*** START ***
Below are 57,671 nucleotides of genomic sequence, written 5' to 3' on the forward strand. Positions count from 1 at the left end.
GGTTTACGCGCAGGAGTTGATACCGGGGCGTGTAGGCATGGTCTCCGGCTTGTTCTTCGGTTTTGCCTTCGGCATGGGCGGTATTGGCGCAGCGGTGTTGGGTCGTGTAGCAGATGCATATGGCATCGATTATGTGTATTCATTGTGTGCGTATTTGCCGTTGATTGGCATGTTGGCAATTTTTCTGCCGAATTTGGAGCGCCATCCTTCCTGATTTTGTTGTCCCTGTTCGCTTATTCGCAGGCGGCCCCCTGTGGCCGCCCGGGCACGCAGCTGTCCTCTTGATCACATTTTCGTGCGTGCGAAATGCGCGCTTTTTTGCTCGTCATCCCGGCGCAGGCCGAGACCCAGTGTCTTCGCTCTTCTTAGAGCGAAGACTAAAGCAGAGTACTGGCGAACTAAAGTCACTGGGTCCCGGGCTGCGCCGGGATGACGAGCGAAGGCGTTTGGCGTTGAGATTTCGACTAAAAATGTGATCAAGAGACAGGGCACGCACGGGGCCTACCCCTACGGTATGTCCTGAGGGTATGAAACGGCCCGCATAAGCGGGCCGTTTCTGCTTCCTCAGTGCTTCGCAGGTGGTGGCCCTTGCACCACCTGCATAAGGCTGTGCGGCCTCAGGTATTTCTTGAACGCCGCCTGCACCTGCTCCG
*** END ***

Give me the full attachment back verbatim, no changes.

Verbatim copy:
Below are 57,671 nucleotides of genomic sequence, written 5' to 3' on the forward strand. Positions count from 1 at the left end.
GGTTTACGCGCAGGAGTTGATACCGGGGCGTGTAGGCATGGTCTCCGGCTTGTTCTTCGGTTTTGCCTTCGGCATGGGCGGTATTGGCGCAGCGGTGTTGGGTCGTGTAGCAGATGCATATGGCATCGATTATGTGTATTCATTGTGTGCGTATTTGCCGTTGATTGGCATGTTGGCAATTTTTCTGCCGAATTTGGAGCGCCATCCTTCCTGATTTTGTTGTCCCTGTTCGCTTATTCGCAGGCGGCCCCCTGTGGCCGCCCGGGCACGCAGCTGTCCTCTTGATCACATTTTCGTGCGTGCGAAATGCGCGCTTTTTTGCTCGTCATCCCGGCGCAGGCCGAGACCCAGTGTCTTCGCTCTTCTTAGAGCGAAGACTAAAGCAGAGTACTGGCGAACTAAAGTCACTGGGTCCCGGGCTGCGCCGGGATGACGAGCGAAGGCGTTTGGCGTTGAGATTTCGACTAAAAATGTGATCAAGAGACAGGGCACGCACGGGGCCTACCCCTACGGTATGTCCTGAGGGTATGAAACGGCCCGCATAAGCGGGCCGTTTCTGCTTCCTCAGTGCTTCGCAGGTGGTGGCCCTTGCACCACCTGCATAAGGCTGTGCGGCCTCAGGTATTTCTTGAACGCCGCCTGCACCTGCTCCG